Working Together (Teacher)

Working together (Teacher)

I met this student almost two years ago when he entered my prep class. We were both new to the school, excited and a little nervous on our first day. His mother seemed anxious and came to see me about her concerns and expectations.

It was clear from this meeting that we needed to establish a network of people from which we could draw upon a range of experiences. We established a support group consisting of myself, the parent, integration co-ordinator, education support staff and occupational therapist. We also drew upon other agencies and resources as needed.

As the year progressed, so did the student, far exceeding our expectations. He began not only reading but understanding and interpreting texts. He also discovered a talent for working with numbers. Despite this excellent academic progress, he was having some social difficulties. By this time though, we had learned not to put limitations on him. We felt that the fact he had autism should not prevent us from trying to teach him to socialise with his peer group. He was quickly achieving the learning outcomes we had set for him, so why not social skills?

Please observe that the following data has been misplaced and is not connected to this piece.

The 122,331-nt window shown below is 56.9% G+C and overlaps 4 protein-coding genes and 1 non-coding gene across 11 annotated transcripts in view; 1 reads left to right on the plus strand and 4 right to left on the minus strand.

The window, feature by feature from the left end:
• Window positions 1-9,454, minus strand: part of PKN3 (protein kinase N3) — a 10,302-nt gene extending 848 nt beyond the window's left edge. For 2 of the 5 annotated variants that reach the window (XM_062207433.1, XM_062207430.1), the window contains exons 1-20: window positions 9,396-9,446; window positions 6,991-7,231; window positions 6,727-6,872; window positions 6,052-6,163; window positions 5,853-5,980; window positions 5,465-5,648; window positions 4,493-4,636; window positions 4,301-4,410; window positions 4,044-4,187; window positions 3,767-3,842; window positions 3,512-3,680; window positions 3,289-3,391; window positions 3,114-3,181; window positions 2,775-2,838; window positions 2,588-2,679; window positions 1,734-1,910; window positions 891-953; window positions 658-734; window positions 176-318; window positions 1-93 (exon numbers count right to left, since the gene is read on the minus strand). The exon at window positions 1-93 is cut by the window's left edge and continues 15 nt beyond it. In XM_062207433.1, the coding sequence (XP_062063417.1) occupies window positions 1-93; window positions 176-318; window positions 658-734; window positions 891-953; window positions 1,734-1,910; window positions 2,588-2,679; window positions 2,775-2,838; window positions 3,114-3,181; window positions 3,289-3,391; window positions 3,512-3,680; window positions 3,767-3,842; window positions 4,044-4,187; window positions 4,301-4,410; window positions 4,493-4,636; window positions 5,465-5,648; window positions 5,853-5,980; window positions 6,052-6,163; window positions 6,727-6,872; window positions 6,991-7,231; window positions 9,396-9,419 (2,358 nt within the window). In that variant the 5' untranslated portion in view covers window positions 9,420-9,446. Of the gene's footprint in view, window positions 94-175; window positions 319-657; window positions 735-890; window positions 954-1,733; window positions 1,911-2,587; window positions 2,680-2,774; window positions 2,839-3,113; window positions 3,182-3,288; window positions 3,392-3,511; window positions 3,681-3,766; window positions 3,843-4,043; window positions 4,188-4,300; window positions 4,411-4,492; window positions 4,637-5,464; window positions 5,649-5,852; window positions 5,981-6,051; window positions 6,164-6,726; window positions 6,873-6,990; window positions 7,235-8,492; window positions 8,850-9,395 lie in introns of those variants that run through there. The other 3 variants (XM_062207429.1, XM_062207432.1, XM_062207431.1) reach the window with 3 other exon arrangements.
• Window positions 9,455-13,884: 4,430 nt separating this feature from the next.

Again, we set to work as a team, drawing on the skills and experiences of each member. Together, we created a social story and made an agreement to read it to him every day, both in class and at home. Persistence paid off and it wasn’t long before he began to make connections with his peers. He continues to make excellent academic progress, but it has been equally rewarding witnessing him develop his social skills. While working as a team has sometimes been difficult, it has also been very rewarding.

Seeing this student achieve and exceed his learning goals has been one of my most gratifying experiences as a teacher. I have come to realise the importance of not placing limitations on students. Also, and perhaps more significantly, I have learnt the importance of listening to and learning from others, acknowledging the different perspective each member brings to the support group. Ultimately, we all have the student’s best interests at heart and their successes can be largely attributed to team effort.

© Association for Children with a Disability.